Over the course of the past three games, the Pittsburgh Steelers have run a total of 199 snaps. They have run out of the 11 personnel formation with three wide receivers on the field on just 98 snaps, or 49.2 percent of the time. Given the fact that they even with those games included are averaging over 60 percent of their total snaps with at least three receivers on the field, that shows that there has been a clear shift in personnel strategy in recent weeks.
That shift did coincide with a fourth consecutive loss, and the Steelers have compiled a three-game winning streak since then. Over that span, they have greatly expanded their use of the fullback, as well as sets that require multiple tight ends. The use of the tackle-eligible has also significantly increased.
It should probably be little surprise that the Steelers have also seen running back Le’Veon Bell rush for over 100 yards in each of those three games, which is, in fact, the first time that he has accomplished that feat in his four-year career. Of course, these past three games have also seen the three highest totals in terms of rushing attempts on the season as well.
In the past three games, Bell has run the ball 80 times. He has run the ball 180 total times in nine games. That means that 44.4 percent of his rushing attempts have come in just 33.3 percent of his season, over the course of the past three games.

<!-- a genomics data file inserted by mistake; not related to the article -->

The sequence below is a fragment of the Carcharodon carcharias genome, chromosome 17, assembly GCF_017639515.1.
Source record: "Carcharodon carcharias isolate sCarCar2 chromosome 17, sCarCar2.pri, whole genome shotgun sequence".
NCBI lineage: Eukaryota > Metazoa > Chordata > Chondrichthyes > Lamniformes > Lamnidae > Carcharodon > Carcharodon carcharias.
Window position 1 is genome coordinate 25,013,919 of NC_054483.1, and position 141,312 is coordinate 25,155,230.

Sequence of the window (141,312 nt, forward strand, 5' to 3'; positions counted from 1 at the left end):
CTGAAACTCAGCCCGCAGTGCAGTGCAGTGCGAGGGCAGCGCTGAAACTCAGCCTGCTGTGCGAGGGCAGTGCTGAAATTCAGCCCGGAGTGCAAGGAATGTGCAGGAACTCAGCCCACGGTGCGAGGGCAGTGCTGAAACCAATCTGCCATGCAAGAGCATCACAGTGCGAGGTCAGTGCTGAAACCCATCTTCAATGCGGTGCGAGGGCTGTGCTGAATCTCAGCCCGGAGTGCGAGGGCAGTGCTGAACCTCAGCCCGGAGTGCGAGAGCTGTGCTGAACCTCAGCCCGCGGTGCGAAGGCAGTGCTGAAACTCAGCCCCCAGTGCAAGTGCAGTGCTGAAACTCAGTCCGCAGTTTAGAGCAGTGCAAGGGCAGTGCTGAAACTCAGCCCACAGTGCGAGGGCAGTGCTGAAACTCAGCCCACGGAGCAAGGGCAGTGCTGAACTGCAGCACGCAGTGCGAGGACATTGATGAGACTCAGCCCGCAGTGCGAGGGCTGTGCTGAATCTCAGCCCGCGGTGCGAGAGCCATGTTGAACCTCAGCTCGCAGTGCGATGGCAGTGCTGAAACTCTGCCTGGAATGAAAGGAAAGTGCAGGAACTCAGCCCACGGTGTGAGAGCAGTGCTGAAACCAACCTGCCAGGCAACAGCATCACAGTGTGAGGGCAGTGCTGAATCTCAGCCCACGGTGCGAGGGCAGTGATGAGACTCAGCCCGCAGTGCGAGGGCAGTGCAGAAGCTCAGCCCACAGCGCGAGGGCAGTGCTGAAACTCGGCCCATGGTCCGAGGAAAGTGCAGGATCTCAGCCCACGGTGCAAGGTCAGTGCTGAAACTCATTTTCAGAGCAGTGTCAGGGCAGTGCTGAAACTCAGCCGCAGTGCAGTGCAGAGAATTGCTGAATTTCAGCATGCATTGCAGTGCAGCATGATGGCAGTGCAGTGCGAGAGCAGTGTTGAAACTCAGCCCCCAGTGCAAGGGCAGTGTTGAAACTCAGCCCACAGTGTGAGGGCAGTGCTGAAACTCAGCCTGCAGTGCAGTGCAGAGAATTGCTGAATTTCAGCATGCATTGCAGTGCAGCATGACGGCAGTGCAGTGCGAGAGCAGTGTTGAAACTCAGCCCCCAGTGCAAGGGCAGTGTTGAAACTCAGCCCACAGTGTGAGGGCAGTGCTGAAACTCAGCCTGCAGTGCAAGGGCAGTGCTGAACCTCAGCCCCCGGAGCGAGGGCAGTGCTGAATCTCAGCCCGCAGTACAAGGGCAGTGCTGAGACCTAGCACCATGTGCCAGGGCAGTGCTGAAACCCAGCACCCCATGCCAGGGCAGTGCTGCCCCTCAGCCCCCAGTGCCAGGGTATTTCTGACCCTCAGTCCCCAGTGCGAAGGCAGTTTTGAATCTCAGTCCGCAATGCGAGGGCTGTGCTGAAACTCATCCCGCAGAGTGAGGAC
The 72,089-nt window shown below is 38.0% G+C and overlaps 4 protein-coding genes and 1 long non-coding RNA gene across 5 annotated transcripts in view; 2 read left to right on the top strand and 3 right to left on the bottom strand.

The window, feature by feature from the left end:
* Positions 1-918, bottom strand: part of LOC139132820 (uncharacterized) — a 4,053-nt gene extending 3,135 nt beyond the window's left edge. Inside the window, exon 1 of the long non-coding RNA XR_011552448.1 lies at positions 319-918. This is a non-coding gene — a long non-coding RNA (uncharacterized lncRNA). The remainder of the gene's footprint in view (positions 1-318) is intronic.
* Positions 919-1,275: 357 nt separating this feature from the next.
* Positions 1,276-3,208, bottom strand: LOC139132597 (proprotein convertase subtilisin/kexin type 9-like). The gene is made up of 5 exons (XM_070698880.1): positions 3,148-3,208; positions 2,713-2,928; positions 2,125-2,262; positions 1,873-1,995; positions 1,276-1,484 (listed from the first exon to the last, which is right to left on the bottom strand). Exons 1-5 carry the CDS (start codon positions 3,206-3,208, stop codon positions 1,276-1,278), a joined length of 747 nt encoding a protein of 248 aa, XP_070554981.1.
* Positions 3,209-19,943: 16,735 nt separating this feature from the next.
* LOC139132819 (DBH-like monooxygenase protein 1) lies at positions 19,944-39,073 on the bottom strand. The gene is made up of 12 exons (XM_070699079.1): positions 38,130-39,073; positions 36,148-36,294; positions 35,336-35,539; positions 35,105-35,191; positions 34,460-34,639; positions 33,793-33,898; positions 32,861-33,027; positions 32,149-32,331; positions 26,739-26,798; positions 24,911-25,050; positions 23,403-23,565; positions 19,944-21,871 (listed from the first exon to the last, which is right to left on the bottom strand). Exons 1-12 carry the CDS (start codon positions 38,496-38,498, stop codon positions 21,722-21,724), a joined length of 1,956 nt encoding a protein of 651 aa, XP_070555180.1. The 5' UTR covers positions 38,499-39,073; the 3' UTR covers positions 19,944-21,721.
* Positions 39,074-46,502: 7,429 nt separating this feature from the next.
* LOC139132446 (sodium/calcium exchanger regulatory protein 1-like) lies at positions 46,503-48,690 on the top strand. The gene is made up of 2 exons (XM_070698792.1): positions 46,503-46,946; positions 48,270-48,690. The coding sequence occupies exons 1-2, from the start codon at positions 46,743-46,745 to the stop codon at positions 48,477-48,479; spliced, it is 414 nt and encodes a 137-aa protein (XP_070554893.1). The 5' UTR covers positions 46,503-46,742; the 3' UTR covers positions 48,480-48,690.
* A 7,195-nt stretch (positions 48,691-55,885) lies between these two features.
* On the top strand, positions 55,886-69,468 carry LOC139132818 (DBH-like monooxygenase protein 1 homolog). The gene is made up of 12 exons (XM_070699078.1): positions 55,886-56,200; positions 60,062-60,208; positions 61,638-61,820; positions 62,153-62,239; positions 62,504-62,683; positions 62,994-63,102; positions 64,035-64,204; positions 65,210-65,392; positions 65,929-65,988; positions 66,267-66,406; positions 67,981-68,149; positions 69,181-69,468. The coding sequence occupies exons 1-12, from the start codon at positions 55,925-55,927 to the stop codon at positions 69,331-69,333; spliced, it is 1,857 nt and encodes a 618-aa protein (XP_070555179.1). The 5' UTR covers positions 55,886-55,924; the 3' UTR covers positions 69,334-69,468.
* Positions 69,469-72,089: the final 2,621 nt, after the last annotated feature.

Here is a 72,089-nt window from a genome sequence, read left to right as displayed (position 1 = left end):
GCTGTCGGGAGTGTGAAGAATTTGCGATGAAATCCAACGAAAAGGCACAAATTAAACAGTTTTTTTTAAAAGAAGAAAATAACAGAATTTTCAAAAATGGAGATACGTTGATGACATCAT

It would seem that the Steelers are making a concerted effort to present a more balanced offensive front going down the home stretch of the season, which is certainly a logical approach if you take into consideration their wide receiver situation, as they have been operating for about half of the year now with effectively only three wide receivers capable of meaningfully contributing, one of which came from the practice squad, with the other having never played in an NFL game before this season.
Of the Steelers’ past 199 plays, 89 of them have come with at least two tight ends on the field, but about a third of those snaps have also featured three tight ends. The vast majority of the snaps run from the 13 or 23 looks have made use of Chris Hubbard as the tackle-eligible tight end.
If you really think about it, the Steelers have, at best, four wide receivers, but they have six players that they use at tight end or fullback, so even from a simple numbers perspective, it makes a great deal of sense that we are seeing an increased usage of the likes of 12 or 21 formations.
And of course the Steelers have been finding success using this approach. They have not exactly lit up the scoreboard—although that is at least partially attributable to the fact that their drives are lasting longer, which results in fewer total drives, and thus fewer opportunities to score points. But I don’t see them changing something that has been working at this point.